Tuesday, November 24, 2020

The Camera with the lowest noise? Check out this shocking discovery...

Also in this issue:

* Monster Adapter Update
* Geeking with Gary - Un-Throttling Unlimited Hotspot Data

[Editor's Note: I'm on the road this week - we're selling our lovely home in Southern California and moving to Boston.  We're traveling in a motor home, exiting the vehicle only to refuel because so many are not taking the pandemic seriously.  We have to get there before our furniture does so no time for sightseeing or doing vacation-y things.  So this blog post will be necessarily short.]

The Camera with the Lowest Noise?

I'm actually writing e-books on both the Sony A7S III and the Sony A7C cameras at the same time.  And of course, as I always do when I write books about cameras, I wonder about things.  "I wonder if a high ISO shot taken with the 24 megapixel A7C has noticeably more noise compared to the 12 megapixel low-noise king, the Sony A7S III?"

So I took a couple of informal test shots at ISO 10,000, and zoomed into the shadow areas where the noise is most likely to show up.  The noise looked the same to me.  (Click on any image to view larger).  (You can also download the original RAW files from here.)

Tuesday, October 13, 2020

What's worth keeping?

We're moving to Boston.  Long story.

As with any move, we're going through and weeding out material possessions we don't need anymore.  And that goes for the archives as well.  When I was younger I felt that old images, like fine wine, might become more valuable over time, and therefore it was imprudent to throw old pictures away, even when they didn't "make the cut".  You never know about the future.  That's a foundational principle of stock photography.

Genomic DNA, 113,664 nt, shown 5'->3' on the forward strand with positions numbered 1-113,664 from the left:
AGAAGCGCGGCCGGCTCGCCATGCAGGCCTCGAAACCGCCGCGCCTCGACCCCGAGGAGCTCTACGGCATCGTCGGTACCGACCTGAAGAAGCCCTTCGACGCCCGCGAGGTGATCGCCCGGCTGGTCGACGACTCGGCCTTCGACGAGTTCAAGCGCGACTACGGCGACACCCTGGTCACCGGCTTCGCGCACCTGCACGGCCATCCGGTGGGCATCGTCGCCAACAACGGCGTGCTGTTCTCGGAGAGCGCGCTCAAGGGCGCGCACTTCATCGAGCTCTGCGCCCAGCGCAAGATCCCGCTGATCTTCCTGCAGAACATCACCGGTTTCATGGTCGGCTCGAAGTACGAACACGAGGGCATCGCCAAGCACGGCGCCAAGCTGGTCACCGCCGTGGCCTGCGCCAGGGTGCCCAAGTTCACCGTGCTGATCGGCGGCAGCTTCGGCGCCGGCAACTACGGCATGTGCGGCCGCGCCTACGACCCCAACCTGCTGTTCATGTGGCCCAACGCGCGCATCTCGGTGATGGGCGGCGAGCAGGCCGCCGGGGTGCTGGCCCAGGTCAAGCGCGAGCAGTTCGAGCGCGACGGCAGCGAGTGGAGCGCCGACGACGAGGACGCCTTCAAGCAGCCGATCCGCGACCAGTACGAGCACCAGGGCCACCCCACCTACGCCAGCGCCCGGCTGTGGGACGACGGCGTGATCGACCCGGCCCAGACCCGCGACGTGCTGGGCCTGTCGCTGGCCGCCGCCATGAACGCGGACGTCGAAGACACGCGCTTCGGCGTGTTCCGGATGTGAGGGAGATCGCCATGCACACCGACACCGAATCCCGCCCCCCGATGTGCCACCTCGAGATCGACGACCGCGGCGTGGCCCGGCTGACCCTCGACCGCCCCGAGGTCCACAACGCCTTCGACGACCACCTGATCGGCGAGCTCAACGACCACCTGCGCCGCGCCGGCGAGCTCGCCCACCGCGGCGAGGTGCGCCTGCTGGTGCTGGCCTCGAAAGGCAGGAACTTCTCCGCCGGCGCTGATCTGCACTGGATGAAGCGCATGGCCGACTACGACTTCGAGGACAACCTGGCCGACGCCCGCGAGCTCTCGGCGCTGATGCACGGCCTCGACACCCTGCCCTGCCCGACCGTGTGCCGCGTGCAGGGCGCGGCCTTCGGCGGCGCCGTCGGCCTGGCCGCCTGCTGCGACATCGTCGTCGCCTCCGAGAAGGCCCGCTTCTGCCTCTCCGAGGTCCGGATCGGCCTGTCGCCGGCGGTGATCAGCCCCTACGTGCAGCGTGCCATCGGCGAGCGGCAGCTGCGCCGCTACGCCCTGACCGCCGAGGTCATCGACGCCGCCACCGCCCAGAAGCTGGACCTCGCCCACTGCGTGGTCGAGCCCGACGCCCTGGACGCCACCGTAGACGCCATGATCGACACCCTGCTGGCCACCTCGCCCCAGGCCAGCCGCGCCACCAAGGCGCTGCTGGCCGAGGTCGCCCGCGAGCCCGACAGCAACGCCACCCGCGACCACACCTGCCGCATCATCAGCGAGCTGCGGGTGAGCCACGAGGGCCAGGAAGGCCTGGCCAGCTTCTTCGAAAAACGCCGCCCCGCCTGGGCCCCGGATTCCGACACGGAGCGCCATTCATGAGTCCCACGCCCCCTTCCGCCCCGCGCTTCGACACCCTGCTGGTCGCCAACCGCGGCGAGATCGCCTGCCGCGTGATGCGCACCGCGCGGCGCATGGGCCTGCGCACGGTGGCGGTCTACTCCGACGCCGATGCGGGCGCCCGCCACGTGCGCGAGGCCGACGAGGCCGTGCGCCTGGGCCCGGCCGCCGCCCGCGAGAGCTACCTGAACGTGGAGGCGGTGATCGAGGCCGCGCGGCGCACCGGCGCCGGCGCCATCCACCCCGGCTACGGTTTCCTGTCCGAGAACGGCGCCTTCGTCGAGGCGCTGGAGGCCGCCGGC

I benefitted from this philosophy a few times.  

Saturday, September 12, 2020

The Three Tricks

Me, doing my best Orson Welles impersonation
Also in this issue:
  • Articles That Didn't Make it to Cameracraft Magazine
  • Sony's new Webcam software - comparison
  • Being a Virtual Speaker at your Photo Club
  • Giving Back with the Virtual Reading Project
  • In the Pipeline

Articles That Never Made It to Cameracraft

I pitch a lot of ideas for articles for Cameracraft magazine; most get accepted but some do not for various reasons.  The subjects still fascinate me, though.  Here are a couple that didn't make it (and I wish I had permission to show you some of their examples.  But you can click on the links below to see some remarkable works):
  • Photographer Esther Honig did a fascinating experiment - she took a picture of a model and sent it to photo retouchers in 27 different countries and asked them to "enhance" the image according to their cultural preferences.  Beauty is a subjective thing but it amazes me how entire cultures can buy into a certain ideal.
  • Seth Casteel takes pictures of dogs underwater and cats in mid-air.  I have no idea how he got the cat shots - they are super sharp (no autofocus works that fast), extraordinarily well-lit, and the cat is often looking directly at the camera.  I was hoping to do an article about him to learn how he did it; alas my emails and instagram messages were never answered.
  • Haruhiko Kawaguchi is a Japanese photographer who approaches people on the street and convinces them to come to his studio, get naked, get into a vacuum-sealed bag, and have their pictures taken.  To me the images are the least interesting part; what's amazing is how he convinces total strangers to do this.  (Warning: Probably Not Safe For Work.) (On the other hand, you're probably working from home right now. :-) )